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Target Corp. is hoping a dash of Anna Sui’s downtown New York style will lure thrifty consumers.
This story first appeared in the May 6, 2009 issue of WWD. Subscribe Today.
As the discount retailer pushes to bring designer names to the masses, Sui will be the second participant in Target’s Designer Collaborations series.
Bowing on Sept. 13 on target.com and in about 250 select stores across the U.S., Anna Sui for Target will be available through Oct. 17.
The Designer Collaborations program features more established talents — Alexander McQueen was the inaugural designer — than the up-and-comers of Target’s Go International.
The new program also has an unusual conceit: designers draw inspiration from a collaborative partner, muse or creative element. Sui chose the four main female characters on the CW’s hit show “Gossip Girl.”
Sui, this year’s winner of the CFDA Geoffrey Beene Lifetime Achievement Award, has estimated annual sales of $20 million at wholesale, 14 global fragrance and cosmetics licenses and a 42-store franchise in China, Japan, Taiwan and Kuwait.
“I have always been a fan of designer partnerships with mass retailers,” Sui told WWD exclusively. “I think it is a great way to bring fashion to everyone. I love Go International and was intrigued with Target’s new take on designer partnerships. It’s a fresh approach. I was able to select a muse or source of creative inspiration to focus the collection around. It is an exciting challenge to try and interpret my aesthetic into a mass-produced product with a specific inspirational source as the focus.”
Target’s Go International initiative is sold in nearly all the chain’s stores and focuses on young or emerging designers. Names the retailer has featured in the past include Luella Bartley, Proenza Schouler, Behnaz Sarafpour, Rogan and Richard Chai. Industry sources have estimated the Go International program does more than $100 million in annual sales.
Despite initiatives like Go International, Target has never recaptured the fashion momentum it had when Isaac Mizrahi was doing an exclusive line for the retailer. In the last year or so, the Minneapolis-based chain has lost ground to Wal-Mart Stores Inc. as its comparable-store sales growth has slowed in the tough economy and it has been perceived as being more expensive than its rival.
Bill Dreher, an analyst at Deutsche Bank, said Designer Collaborations could be just the vehicle Target needs to regain momentum in the apparel area.
“Go International brings in designers that most people haven’t heard of,” Dreher said. “For the most part, it doesn’t have the broader audience appeal of Target’s historic successes like Isaac Mizrahi, Mossimo and Merona.”
So far, Target’s Designer Collaborations choices have both been well known among fashion consumers, Dreher said. “Go International is really for the hard-core dedicated ‘Sex and the City’ type of customer,” he added. “Anna Sui is a very big deal. She’s available at Saks Fifth Avenue and Nordstrom and all over the Internet. These are sort of hotter designers. They’re not sunsetting like Isaac Mizrahi [was when he first was signed].” The collaborative element further serves to broaden the audience of Designer Collaborations. ‘“Gossip Girl’ is very mainstream,” said Dreher. “Not only will it attract Anna Sui clientele, but ‘Gossip Girl’ fans. It’s going to appeal to a wide range of 15- to 34-year-olds. I love the cobranding of it and I love it that it’s names we’ve heard of. It covers a lot of bases.”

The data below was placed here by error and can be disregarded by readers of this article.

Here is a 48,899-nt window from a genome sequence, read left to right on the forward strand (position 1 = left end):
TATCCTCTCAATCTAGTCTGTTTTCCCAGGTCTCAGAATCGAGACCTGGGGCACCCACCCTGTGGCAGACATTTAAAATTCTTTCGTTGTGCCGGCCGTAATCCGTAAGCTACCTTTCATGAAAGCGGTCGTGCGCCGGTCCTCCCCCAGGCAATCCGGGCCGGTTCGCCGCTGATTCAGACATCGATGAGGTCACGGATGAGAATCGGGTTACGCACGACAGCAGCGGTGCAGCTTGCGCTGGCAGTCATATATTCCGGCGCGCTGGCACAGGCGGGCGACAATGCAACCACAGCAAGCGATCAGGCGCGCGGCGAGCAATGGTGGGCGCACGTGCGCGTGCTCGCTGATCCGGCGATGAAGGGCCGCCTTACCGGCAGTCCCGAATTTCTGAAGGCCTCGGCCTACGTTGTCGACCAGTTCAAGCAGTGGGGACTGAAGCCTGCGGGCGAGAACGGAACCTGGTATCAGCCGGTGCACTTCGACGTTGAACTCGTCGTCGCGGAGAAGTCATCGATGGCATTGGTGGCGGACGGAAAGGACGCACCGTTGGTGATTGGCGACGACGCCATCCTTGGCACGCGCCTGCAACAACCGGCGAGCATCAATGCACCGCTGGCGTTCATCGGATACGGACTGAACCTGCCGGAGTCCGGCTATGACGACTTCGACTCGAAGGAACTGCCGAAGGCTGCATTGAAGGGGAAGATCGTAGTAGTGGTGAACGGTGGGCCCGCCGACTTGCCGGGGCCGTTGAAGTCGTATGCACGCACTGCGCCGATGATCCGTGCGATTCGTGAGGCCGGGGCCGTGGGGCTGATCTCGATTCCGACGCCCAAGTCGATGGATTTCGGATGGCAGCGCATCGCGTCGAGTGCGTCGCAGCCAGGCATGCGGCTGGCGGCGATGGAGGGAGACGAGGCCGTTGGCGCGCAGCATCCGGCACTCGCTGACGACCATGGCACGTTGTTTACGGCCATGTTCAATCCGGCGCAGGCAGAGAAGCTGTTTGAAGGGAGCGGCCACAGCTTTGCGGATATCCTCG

While the names might be more well-established in the Designer Collections program, a Target spokesman said the design is “meant to push the fashion envelope for Target. We are looking for designers who are edgy and bring something unique to the floor pad and share our vision. The idea of Go International is similar but a little different. There are [Go] collections that tend to be more fashion forward. [Alexander] McQueen was really pushing the envelope even further for Target.”
McQueen chose as his muse Leila Moss, the lead singer of British band The Duke Spirit for the collection he launched in March. “We’ll find that both younger and older shoppers will dip into the collection,” a Target spokesman said at that launch. “One of the goals of Designer Collaborations and the heavy marketing push we have is to attract shoppers to our stores, including consumers who don’t shop our stores on a regular basis. We want to increase frequency and encourage first-time shoppers to Target.”
This is not Sui’s first retail partnership, however. “We’ve been working with Anthropologie on special dress and sportswear programs for about two years,” she said.
Sui’s designs are infused with her rock ’n’ roll devotion and current cultural obsessions. The four main female “Gossip Girl” characters have worn her clothing on the show. “When I was in Asia last year, all the young girls kept asking me about the different locations in New York City where the characters from ‘Gossip Girl’ live,” she said. “I liked the idea of creating a collection reflective of each characters’ style, sensibility and unique approach to fashion. By combining the elements of art, city, spirit, punk and glamour, we created a collection that exudes New York City fashion.” Sui used materials such as metallic jacquards, herringbone, silk and chiffon and detailing with tulle, lace and sequins.
“Target was very respectful of my craft,” Sui said. “They want the product to be completely Anna Sui. If you maintain quality, partnering with a mass retailer will only help you. What I, and other designers who partner with mass retailers, hope to gain is stronger name recognition and simply more people wearing our designs. In this economy, I am really fortunate to be able to offer the fashion-eager public affordable, yet high design.